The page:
It must be the canicule–either that, or all the fuss surrounding the anniversary of the moon landing–but I find myself regressing.
Home alone for almost a week with no one around to criticize my eating preferences (most of which have been squashed either by Swiss family pressure or new international health-food regulations) my brain has melted and I have been hit by a wave of nostalgia—back to those hot Canadian summers of my youth where we made pancakes down by the river, had liquorice twists for dessert and smoked dried burdock stems.
It started in my local supermarket the other day when I spotted a package of passion-fruit jelly powder. As it was in the section with the sophisticated mousse au chocolate and the panna cotta, I figured it must be superior. The result was a pleasant pink colour but the flavour was a mixture of compost and rotting carrot. After eating one bowl, I sadly melted the rest down the sink and had to add a splash of javex to clear the air.
In my kitchen cupboard I have popcorn, marshmallows, cheezy doodles, and peanut butter. In the fridge there are hot dogs and processed cheese slices. Reasonable donuts, bagels and acceptable corn on the cob are to be had just a short drive away. However, it’s what I do not have that is eating me up. And what I need is hot dog relish.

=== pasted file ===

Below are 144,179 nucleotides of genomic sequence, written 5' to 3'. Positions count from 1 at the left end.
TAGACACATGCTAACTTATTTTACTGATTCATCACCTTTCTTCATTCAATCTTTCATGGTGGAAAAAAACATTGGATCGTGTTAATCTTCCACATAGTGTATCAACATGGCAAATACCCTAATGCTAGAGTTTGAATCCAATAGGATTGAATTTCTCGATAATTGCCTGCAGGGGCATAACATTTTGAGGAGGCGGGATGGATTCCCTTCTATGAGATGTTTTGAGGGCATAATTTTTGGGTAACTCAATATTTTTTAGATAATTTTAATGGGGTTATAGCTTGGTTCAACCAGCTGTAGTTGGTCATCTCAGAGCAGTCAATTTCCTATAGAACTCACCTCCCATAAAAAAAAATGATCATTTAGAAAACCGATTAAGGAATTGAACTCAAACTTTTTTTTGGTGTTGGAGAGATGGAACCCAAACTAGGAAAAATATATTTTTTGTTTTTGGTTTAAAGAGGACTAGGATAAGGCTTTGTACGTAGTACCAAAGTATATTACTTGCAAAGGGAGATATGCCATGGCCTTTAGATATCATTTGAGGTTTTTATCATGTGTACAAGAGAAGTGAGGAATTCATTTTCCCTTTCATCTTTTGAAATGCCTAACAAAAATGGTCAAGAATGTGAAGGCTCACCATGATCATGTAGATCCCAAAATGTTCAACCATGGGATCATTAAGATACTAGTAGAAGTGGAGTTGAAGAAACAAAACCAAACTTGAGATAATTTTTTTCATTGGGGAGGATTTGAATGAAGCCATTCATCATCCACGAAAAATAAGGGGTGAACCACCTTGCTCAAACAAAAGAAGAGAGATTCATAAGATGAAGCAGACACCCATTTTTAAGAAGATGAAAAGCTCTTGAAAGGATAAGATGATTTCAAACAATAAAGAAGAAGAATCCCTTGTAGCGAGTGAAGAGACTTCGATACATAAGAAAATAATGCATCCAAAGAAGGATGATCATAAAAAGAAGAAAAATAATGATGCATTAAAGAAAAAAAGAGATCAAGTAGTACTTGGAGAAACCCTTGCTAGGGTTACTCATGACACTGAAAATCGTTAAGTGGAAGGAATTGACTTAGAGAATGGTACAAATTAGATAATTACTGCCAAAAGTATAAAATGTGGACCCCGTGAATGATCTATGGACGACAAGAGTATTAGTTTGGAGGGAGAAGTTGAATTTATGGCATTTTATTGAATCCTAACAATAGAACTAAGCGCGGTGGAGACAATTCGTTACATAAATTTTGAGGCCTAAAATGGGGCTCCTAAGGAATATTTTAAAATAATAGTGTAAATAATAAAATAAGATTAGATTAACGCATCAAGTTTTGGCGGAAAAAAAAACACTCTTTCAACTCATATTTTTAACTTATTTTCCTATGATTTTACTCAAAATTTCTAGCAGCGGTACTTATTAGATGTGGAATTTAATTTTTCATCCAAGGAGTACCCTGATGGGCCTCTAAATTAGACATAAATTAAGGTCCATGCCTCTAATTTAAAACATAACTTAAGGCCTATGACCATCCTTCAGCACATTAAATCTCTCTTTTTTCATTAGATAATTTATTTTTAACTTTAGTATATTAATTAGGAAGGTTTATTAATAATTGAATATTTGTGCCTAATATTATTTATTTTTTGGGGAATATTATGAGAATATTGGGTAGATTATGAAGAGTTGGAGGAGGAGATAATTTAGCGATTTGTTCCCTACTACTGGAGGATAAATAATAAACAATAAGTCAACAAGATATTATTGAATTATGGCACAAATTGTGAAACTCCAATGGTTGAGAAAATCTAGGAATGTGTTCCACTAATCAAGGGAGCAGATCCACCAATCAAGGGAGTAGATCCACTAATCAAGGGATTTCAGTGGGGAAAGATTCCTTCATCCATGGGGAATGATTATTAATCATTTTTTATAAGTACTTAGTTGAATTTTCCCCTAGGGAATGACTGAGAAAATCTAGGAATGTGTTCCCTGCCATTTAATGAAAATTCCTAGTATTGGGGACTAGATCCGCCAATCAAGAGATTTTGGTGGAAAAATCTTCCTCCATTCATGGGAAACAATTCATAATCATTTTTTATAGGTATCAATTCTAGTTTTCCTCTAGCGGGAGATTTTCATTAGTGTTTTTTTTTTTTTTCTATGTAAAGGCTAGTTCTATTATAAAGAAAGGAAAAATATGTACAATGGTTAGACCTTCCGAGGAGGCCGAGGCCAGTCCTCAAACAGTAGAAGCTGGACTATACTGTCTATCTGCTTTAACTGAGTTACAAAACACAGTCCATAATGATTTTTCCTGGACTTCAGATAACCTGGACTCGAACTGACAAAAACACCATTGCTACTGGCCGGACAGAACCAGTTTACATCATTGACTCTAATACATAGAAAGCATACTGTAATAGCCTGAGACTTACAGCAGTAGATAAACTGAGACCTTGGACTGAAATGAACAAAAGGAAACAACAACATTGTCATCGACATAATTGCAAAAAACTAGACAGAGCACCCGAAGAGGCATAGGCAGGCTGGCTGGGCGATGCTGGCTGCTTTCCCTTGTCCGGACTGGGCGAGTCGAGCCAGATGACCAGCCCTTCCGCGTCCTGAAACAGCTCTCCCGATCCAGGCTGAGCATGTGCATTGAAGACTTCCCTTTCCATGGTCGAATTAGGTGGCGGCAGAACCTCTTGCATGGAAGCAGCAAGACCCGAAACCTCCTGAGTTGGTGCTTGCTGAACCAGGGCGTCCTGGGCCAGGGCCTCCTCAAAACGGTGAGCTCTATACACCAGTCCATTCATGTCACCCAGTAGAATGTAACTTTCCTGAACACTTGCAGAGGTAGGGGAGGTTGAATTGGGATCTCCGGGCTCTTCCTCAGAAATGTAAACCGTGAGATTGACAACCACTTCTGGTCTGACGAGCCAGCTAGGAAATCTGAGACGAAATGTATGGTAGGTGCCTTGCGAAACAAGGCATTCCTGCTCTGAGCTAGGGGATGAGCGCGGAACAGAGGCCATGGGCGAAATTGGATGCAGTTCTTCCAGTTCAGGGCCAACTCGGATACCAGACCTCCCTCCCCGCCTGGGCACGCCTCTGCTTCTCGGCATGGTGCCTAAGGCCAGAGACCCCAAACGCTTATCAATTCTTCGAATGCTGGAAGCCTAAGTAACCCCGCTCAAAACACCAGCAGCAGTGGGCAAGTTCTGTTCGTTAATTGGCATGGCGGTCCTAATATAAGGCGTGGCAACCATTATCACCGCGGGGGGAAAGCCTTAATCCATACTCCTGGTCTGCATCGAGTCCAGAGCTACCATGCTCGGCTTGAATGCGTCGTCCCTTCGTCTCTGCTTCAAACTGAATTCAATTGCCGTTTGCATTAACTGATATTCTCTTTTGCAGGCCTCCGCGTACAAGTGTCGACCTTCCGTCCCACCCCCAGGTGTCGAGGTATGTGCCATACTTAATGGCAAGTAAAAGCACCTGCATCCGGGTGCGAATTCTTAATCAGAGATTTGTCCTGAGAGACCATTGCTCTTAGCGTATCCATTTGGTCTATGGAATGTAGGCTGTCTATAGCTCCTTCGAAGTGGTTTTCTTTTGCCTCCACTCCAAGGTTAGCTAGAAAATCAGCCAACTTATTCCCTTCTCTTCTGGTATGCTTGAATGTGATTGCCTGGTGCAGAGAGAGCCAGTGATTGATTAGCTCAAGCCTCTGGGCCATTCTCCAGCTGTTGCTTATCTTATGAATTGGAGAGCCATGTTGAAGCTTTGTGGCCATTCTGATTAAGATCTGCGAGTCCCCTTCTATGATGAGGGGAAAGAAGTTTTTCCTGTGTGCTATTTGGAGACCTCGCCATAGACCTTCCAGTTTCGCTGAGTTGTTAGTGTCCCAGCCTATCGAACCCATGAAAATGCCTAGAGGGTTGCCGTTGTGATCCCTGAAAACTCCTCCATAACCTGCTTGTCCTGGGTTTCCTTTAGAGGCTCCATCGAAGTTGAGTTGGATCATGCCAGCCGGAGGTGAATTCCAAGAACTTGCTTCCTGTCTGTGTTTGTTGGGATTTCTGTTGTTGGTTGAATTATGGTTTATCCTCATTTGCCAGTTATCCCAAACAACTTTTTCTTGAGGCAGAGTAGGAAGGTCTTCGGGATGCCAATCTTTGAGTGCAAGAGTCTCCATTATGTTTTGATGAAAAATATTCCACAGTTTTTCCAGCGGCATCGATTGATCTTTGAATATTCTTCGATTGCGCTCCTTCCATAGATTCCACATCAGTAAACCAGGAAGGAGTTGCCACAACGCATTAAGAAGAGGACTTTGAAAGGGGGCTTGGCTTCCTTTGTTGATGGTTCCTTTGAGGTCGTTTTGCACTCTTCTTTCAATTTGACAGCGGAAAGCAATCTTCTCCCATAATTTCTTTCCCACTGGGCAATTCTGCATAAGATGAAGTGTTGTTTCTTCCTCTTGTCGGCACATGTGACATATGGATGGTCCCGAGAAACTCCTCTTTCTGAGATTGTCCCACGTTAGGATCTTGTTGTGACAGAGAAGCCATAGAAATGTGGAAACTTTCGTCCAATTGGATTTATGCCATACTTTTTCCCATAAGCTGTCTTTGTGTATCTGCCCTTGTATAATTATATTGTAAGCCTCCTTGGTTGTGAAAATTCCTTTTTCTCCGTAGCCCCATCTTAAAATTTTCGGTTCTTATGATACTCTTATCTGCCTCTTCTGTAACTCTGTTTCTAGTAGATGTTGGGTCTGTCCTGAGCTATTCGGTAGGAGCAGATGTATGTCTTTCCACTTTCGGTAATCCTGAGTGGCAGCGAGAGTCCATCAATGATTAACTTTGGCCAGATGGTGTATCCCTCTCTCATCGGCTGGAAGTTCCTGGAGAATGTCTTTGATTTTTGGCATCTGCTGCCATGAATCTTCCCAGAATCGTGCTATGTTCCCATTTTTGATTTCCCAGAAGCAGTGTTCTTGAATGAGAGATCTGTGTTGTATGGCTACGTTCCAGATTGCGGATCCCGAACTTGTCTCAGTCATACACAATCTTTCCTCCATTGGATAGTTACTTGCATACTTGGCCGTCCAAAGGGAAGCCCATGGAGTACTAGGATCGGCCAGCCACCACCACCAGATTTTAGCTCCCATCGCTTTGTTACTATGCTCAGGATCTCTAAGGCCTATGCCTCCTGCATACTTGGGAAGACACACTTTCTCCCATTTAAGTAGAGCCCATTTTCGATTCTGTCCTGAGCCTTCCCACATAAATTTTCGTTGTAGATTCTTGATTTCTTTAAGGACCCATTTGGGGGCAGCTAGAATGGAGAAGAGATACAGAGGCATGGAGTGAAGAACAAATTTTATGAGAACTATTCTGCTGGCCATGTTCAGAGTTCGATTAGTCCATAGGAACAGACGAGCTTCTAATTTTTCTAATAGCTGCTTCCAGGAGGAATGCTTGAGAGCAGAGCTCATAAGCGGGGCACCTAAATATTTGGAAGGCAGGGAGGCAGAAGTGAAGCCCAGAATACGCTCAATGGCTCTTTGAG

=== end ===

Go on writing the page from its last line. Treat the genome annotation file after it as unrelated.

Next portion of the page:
Now, I have known short rations in my time. In Canada there were week-long Algonquin Park canoe adventures where we survived on space food. The northern Ontario lakes had turned acid and there were no fish to be fished. The dehydrated scrambled eggs I still recall with a shudder. Just like the astronauts, we drank Tang using the leaf-tasting lake water.
I am not a complete wimp. In Japan I have eaten miniature jellyfish that have been placed on sizzling hot rocks. They are ready when their internal organs explode. In Turkey I have chosen a sheep head from dozens on display on towering shelves. I think I passed out before I ate the eyeballs. In Korea I have eaten fermented cabbage that tasted like sewage.
Today, in desperation, I looked up relish recipes and much work is required—chopping vegetables, marinating, macerating, cooking, canning, and waiting. You cannot make one jar. You must make about five gallons.
As the obsession reached a peak this afternoon (along with the temperature) I found a couple of American food stores in the area. They have relish. They deliver.
Just knowing it is there helps. As the evening cools, the urge is fading. I sure hope it doesn’t get any hotter tomorrow; I will have to put in an order.